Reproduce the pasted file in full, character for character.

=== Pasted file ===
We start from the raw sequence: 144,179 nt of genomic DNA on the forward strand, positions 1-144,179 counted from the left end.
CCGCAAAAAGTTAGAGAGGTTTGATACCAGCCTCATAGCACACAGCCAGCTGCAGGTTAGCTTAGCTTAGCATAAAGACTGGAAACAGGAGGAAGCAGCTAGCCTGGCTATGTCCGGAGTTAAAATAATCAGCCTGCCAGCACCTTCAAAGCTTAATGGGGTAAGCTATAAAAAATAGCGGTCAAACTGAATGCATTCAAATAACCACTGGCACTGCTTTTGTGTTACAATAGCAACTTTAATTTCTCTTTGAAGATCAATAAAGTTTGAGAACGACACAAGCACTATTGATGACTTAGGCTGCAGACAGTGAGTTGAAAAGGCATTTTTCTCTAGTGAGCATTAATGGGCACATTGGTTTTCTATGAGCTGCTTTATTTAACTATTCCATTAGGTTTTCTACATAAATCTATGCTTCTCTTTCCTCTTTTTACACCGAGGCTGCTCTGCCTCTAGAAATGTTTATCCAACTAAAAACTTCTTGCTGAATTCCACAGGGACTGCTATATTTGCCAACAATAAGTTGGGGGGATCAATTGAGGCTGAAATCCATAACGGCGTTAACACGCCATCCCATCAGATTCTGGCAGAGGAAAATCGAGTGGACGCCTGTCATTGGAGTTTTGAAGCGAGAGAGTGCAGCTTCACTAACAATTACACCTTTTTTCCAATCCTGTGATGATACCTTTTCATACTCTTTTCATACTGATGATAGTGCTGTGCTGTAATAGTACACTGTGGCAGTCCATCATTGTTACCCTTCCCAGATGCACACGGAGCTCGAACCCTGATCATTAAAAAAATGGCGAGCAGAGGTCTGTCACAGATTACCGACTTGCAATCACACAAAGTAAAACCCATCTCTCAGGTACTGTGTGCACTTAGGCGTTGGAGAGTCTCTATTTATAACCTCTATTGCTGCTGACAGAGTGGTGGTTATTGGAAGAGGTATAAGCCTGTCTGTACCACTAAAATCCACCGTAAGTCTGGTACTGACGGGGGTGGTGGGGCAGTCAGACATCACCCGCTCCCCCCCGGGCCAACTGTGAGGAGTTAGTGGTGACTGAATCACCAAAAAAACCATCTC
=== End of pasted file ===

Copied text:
We start from the raw sequence: 144,179 nt of genomic DNA on the forward strand, positions 1-144,179 counted from the left end.
CCGCAAAAAGTTAGAGAGGTTTGATACCAGCCTCATAGCACACAGCCAGCTGCAGGTTAGCTTAGCTTAGCATAAAGACTGGAAACAGGAGGAAGCAGCTAGCCTGGCTATGTCCGGAGTTAAAATAATCAGCCTGCCAGCACCTTCAAAGCTTAATGGGGTAAGCTATAAAAAATAGCGGTCAAACTGAATGCATTCAAATAACCACTGGCACTGCTTTTGTGTTACAATAGCAACTTTAATTTCTCTTTGAAGATCAATAAAGTTTGAGAACGACACAAGCACTATTGATGACTTAGGCTGCAGACAGTGAGTTGAAAAGGCATTTTTCTCTAGTGAGCATTAATGGGCACATTGGTTTTCTATGAGCTGCTTTATTTAACTATTCCATTAGGTTTTCTACATAAATCTATGCTTCTCTTTCCTCTTTTTACACCGAGGCTGCTCTGCCTCTAGAAATGTTTATCCAACTAAAAACTTCTTGCTGAATTCCACAGGGACTGCTATATTTGCCAACAATAAGTTGGGGGGATCAATTGAGGCTGAAATCCATAACGGCGTTAACACGCCATCCCATCAGATTCTGGCAGAGGAAAATCGAGTGGACGCCTGTCATTGGAGTTTTGAAGCGAGAGAGTGCAGCTTCACTAACAATTACACCTTTTTTCCAATCCTGTGATGATACCTTTTCATACTCTTTTCATACTGATGATAGTGCTGTGCTGTAATAGTACACTGTGGCAGTCCATCATTGTTACCCTTCCCAGATGCACACGGAGCTCGAACCCTGATCATTAAAAAAATGGCGAGCAGAGGTCTGTCACAGATTACCGACTTGCAATCACACAAAGTAAAACCCATCTCTCAGGTACTGTGTGCACTTAGGCGTTGGAGAGTCTCTATTTATAACCTCTATTGCTGCTGACAGAGTGGTGGTTATTGGAAGAGGTATAAGCCTGTCTGTACCACTAAAATCCACCGTAAGTCTGGTACTGACGGGGGTGGTGGGGCAGTCAGACATCACCCGCTCCCCCCCGGGCCAACTGTGAGGAGTTAGTGGTGACTGAATCACCAAAAAAACCATCTC